Combining local ingredients with a regional flair, Karami Salsa joins the great flavors of green chiles with a delicious twist.
What if the ingredients for a beloved side dish from your native country are not just hard to come by, they’re impossible to procure?
The first generation of Karami Salsa was born from this predicament.
Japanese immigrants arrived in the high plains of Colorado in the 1890s to work the newly irrigated farmlands and build the transcontinental railway. They eagerly started new lives in a new land.
But there was one thing they missed. In Japan, every family had its own version of tsukudani, a traditional, salty topping made with kombu seaweed used over rice.
Nearly 1,500 miles from the ocean, Colorado didn’t have kombu, but the Japanese community soon saw the textural similarities of the local spicy green chili pepper. Like Japan’s tsukudani, the Hispanic influence in Colorado meant every family had its own recipe for taking the whole peppers and turning them into a family recipe of salsa enjoyed with many dishes.
Fast forward more than 100 years to Boulder, Colorado.
Business partners Kei Izawa and Jason Takaki co-founded Teppei, LLC, to develop organic and natural Asian sauces. Its initial product launch was exporting raw, blue agave nectar to Japan, which is still a mainstay of the company’s focus.
The partners also wanted to develop a product to sell in the US, but they hadn’t hit on the right idea yet.
This changed at Christmastime in 2012.
Takaki, a fourth-generation Japanese American, whose father was mayor of the southern Colorado town of Pueblo, grew up with the dual influences of Japanese and Mexican cuisine.
Takaki pulled five pounds of the spicy peppers from his freezer with the intention of making green chili for gifts. But as he started the process, he recalled a taste from his childhood – the Takaki family’s tsukudani. He added soy sauce and some of Teppei’s organic agave syrup to the local chili peppers, bottled it, and presented it to friends.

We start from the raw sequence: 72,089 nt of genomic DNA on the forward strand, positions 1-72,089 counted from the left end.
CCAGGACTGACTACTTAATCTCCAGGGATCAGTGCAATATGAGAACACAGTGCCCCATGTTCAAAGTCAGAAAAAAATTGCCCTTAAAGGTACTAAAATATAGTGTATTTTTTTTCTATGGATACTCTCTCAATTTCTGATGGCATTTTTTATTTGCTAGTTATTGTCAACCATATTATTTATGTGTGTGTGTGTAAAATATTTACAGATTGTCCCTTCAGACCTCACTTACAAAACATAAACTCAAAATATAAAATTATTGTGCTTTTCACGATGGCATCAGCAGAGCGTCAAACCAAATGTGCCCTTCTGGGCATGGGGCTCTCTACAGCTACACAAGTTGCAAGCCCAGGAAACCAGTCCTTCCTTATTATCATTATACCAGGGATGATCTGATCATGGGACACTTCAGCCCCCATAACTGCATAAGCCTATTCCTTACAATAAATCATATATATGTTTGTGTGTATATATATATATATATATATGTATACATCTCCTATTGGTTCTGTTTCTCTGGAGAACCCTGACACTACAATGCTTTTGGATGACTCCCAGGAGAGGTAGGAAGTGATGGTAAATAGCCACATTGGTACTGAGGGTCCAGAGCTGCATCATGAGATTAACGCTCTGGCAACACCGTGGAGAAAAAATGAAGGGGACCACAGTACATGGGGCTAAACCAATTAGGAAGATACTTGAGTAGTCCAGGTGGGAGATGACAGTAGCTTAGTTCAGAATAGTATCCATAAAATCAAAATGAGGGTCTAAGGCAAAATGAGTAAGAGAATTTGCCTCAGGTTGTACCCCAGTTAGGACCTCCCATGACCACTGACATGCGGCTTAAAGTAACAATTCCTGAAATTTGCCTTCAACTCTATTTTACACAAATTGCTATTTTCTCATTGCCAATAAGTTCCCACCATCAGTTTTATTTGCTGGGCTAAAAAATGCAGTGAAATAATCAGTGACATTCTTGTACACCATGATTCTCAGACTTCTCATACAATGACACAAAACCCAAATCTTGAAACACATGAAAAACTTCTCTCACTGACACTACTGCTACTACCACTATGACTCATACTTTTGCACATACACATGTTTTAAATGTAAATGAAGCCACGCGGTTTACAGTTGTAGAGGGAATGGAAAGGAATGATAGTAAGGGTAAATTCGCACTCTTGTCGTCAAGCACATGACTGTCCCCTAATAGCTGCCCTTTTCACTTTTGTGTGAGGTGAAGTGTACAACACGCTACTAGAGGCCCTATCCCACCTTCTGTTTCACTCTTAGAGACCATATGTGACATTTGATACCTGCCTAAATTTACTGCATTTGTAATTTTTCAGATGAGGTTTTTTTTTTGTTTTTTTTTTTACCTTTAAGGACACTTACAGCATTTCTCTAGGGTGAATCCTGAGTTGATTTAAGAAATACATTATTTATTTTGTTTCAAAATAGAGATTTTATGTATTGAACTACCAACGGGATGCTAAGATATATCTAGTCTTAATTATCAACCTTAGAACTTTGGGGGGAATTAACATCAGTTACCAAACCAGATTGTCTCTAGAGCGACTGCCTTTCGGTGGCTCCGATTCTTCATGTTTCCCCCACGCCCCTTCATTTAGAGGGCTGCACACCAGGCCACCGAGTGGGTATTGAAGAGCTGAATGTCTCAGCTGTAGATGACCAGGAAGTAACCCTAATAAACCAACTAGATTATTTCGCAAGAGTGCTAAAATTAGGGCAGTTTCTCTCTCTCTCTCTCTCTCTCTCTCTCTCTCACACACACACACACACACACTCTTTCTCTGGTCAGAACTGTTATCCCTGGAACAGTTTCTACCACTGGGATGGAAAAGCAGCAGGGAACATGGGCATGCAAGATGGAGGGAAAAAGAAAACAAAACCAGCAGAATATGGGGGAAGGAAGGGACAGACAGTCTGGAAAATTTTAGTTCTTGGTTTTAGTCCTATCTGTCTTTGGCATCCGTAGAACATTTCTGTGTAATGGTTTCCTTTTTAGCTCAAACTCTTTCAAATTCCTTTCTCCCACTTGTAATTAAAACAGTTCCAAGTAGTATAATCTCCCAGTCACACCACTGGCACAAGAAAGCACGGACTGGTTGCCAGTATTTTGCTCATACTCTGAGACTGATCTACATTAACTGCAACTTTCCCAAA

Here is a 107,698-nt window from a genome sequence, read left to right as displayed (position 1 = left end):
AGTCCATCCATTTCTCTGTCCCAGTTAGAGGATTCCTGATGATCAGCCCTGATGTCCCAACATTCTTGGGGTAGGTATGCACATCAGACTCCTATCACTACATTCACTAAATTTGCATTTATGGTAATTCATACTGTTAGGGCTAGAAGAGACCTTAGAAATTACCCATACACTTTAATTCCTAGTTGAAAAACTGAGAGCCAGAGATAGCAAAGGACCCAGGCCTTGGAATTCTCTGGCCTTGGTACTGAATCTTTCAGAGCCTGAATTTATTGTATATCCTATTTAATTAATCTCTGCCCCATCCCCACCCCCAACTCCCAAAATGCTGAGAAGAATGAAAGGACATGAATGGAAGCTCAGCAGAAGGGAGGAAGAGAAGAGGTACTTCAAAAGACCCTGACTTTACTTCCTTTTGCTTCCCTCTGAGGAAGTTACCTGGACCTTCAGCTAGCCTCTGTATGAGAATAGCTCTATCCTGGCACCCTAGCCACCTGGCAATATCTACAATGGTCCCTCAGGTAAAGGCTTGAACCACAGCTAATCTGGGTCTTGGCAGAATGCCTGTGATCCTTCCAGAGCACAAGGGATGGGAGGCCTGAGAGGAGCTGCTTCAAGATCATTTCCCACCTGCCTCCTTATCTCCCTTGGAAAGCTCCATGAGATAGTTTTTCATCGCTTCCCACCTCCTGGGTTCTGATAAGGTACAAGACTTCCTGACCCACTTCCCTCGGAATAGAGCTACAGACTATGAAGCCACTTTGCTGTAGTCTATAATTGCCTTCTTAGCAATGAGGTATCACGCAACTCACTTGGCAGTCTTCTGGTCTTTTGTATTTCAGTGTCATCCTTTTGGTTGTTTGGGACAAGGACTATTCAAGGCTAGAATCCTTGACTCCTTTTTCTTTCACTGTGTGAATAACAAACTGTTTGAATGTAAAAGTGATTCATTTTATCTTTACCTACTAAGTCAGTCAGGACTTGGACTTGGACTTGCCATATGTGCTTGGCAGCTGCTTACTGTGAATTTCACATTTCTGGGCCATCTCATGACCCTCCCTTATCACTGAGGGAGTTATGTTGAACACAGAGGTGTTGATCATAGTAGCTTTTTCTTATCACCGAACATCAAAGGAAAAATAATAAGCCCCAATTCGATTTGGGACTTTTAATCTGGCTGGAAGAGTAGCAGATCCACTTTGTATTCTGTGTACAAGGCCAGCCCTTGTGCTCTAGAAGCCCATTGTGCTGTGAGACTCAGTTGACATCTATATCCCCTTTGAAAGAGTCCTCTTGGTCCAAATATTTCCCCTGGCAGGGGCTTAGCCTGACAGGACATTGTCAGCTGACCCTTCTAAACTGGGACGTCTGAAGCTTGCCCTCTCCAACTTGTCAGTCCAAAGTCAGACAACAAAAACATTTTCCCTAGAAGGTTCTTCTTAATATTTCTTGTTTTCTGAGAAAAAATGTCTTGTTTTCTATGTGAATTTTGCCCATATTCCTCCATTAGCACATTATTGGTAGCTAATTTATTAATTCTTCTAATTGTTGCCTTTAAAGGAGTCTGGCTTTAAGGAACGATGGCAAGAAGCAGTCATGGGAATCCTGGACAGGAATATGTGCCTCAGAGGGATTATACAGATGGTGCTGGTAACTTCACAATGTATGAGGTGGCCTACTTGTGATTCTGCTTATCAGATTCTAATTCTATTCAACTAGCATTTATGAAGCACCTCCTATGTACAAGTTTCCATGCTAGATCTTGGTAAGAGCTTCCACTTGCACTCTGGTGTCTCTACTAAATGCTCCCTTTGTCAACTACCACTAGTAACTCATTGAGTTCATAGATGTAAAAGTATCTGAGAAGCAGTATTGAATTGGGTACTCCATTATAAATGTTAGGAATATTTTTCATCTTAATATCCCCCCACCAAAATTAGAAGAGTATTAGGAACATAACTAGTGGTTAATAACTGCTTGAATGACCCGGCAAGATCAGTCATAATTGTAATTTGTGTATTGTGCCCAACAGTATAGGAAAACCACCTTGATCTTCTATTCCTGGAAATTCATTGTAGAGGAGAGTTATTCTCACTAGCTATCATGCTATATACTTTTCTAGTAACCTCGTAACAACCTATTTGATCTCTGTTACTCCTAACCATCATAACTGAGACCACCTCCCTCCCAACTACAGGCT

Fortunately, he gave a jar to Izawa and his wife Mariquita. They opened it, smelled the fresh ingredients, saw the great texture and bright visual appeal, and then tasted it. As they say, the rest is history.
“This is it!” Izawa told Takaki.
Karami Salsa was born.
The name Karami (pronounced ka-Rah-me) means “Beautiful Heat” (辛美), but while labeled “hot” on the jar, the heat of Karami Salsa is pleasing rather than mouth-numbing and overwhelming. The addition of organic agave, gluten-free tamari soy sauce, and a touch of garlic result in great flavors at different levels. Perfect heat, a tiny bit of sweet, and just the right amount of salt blend into a salsa that is simply delicious.
Izawa also describes Karami Salsa’s flavor as being full of umami, the so-called fifth taste recognized in Japan as a flavor that is round, savory, and complete…and yet indescribable.
Karami Salsa is great as a topping for burgers, brats, hot dogs, omelettes, and pulled pork and tri tip sandwiches; over rice, fried rice, pasta, and quinoa; and, of course straight up with chips.
The Flavor Team is excited to share the goodness of Karami Salsa with the Central Coast.
To order and for more information:
The Flavor Team has the good fortune to know the Izawa family as a result of the Japanese martial art of Aikido, which we all practice. We enjoyed the great flavors of Karami Salsa over Chinese food at a recent visit to Colorado, and shared special time with great people.